The Wilson’s bird is omnivorous, feeding both plants and animals. This helps them get a good mix of protein and carbohydrates from their meals. They can eat fruits, arthropods, and insects.

These birds are preyed upon by owls, hawks, snakes, and even humans.

Cre pic: Bernard Van Elegem

6. The male dance to woo the female

The Wilson’s bird-of-paradise has 2 mating seasons in a year. The first one takes place between May and June, while the second one occurs in October during the fall season.

To attract potential mates, the male bird has developed elaborate and eye-catching tail feathers. When wiggling the tail, it will flash a blueish-white in the light. The tail will partly decide whether the female wants to mate with the male or not. The curlier tail feathers, the more mating chance the male gets.

In addition to their flamboyant tail feathers, the male Wilson’s bird-of-paradise engages in a unique display that involves calling and dancing. This mating dance is also applied by other male bird-of-paradise species.

To prepare for the show, the male carefully selects a small area of ground beneath the thick canopy where there’s less sunlight to make sure he is the only colorful object. He will meticulously remove leaves, twigs, and other debris until the ground is stripped of any forest cover, leaving only some bare branches surrounding.

Once the stage is ready, he positions himself nearby and begins calling out to attract a female’s attention. When an intrigued female arrives, she will perch above the male and observe him closely. The male will then flaunt his green throat feathers from below and open his beak to reveal the dazzling hues inside.

The bird flaunt his green throat feathers

By staying below the female, the male Wilson’s bird of paradise is able to capture and reflect the maximum amount of light, showcasing his vibrant colors.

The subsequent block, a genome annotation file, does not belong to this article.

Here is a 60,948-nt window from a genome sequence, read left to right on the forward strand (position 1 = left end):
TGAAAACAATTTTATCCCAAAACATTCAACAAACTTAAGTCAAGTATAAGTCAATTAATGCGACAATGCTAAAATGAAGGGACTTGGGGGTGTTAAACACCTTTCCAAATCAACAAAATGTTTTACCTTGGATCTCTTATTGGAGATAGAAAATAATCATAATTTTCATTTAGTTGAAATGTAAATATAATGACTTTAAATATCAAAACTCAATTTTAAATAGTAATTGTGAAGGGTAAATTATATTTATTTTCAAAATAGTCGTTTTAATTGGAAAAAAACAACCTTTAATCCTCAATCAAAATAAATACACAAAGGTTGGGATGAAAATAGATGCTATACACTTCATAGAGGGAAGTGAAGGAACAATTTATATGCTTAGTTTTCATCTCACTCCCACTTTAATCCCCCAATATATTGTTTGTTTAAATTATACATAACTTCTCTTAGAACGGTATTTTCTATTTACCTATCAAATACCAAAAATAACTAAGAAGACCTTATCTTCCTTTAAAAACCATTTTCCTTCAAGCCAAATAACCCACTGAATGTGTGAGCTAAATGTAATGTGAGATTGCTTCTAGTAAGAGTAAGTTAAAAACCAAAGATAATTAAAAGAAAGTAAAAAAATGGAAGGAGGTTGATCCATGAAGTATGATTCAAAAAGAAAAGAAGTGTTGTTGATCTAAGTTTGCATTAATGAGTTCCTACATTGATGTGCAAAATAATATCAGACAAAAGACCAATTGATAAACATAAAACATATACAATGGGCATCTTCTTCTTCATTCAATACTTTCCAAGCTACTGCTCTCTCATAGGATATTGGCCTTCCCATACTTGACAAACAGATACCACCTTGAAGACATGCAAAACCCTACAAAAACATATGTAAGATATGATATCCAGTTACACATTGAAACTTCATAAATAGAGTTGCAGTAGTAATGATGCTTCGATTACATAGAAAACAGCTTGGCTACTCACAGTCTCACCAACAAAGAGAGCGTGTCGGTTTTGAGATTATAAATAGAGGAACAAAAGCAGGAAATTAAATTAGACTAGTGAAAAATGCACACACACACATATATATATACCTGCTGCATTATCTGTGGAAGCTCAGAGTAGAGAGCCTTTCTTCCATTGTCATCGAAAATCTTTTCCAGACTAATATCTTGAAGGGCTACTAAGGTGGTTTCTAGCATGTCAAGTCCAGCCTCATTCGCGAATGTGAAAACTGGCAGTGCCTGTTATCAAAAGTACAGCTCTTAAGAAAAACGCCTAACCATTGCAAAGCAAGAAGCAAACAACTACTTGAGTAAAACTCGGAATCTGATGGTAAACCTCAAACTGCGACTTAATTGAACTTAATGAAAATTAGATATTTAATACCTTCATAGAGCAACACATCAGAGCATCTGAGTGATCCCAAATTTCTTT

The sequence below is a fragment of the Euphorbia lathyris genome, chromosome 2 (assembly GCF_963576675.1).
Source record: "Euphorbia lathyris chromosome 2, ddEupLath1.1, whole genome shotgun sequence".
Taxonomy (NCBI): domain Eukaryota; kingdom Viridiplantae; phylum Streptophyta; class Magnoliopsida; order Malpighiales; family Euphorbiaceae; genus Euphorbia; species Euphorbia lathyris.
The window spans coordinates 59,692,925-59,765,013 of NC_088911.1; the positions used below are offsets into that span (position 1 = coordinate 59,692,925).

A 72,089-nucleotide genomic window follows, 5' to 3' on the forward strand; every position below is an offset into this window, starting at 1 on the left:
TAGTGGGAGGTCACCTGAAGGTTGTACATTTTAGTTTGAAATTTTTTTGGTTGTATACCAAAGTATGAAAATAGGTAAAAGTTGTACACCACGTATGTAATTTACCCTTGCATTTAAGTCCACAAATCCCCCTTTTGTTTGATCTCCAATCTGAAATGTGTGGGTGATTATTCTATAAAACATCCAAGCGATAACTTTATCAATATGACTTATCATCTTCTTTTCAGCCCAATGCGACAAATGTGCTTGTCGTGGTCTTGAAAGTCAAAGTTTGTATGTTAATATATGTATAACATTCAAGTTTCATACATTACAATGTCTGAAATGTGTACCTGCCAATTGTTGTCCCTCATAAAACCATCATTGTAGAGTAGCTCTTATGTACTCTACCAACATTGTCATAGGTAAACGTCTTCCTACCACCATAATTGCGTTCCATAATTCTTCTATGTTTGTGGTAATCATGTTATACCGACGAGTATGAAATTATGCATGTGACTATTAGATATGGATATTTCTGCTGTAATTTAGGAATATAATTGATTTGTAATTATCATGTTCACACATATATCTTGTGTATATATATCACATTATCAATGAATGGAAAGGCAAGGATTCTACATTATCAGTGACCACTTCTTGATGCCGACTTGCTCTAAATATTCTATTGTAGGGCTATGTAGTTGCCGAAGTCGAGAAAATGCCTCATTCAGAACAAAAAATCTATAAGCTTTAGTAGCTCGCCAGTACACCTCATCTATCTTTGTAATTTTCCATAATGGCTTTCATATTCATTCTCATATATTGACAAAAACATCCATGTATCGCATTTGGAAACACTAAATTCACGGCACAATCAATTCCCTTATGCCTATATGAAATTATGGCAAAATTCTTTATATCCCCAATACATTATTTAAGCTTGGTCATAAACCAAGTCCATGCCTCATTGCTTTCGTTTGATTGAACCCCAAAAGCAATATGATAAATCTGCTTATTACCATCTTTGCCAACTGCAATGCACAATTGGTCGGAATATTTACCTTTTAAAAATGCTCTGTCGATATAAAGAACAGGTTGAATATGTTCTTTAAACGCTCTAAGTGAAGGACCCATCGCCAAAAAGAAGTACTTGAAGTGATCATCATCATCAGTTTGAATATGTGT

During the courtship display, he will also reveal his light green wide disc-like throat feathers. According to scientists, this is the characteristic that most attracts females during the mating ritual.

The male Wilson’s bird-of-paradise is polygynous, he can mate with different at the same time. After mating, the male returns to the mating dance area to woo another female. On the other hand, the female will go to construct a nest in the junction of a tree, utilizing materials like vines, ferns, and leaves.

She devotes the majority of her time to nurturing her offspring. The male doesn’t participate in this but he instead safeguards the area that the females inhabit. The baby birds reach sexual maturity at the age of 2 – 3 years. In their natural habitat, their life span is brief, about 5 – 8 years. However, in captivity, they may live up to thirty years!

8. Threats

The Wilson’s bird-of-paradise has a very limited range, inhabiting only two small Indonesian islands. Unfortunately, habitat loss due to logging in the forests is a major threat to their survival. Because these birds heavily rely on trees for food sources, mating places, and nesting sites, they are vulnerable to extinction without rainforests.

According to the IUCN list, Wilson’s birds are classified as “Near Threatened.” Since they are difficult to spot, it is unclear how many of them are left. However, their numbers are declining as the islands become increasingly developed over time.

Given the circumstances, scientists are closely monitoring the populations and forests.



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We are passionate animal enthusiasts with over a decade of experience studying animals. With a degree in zoology and conservation biology, we've contributed to various research and conservation projects. We're excited to bring you engaging content that highlights the wonders of the animal kingdom. We aim to inspire others to appreciate and protect wildlife through informative content grounded in expertise and passion. Join us as we delve into the captivating world of animals and discover the incredible stories they have to tell.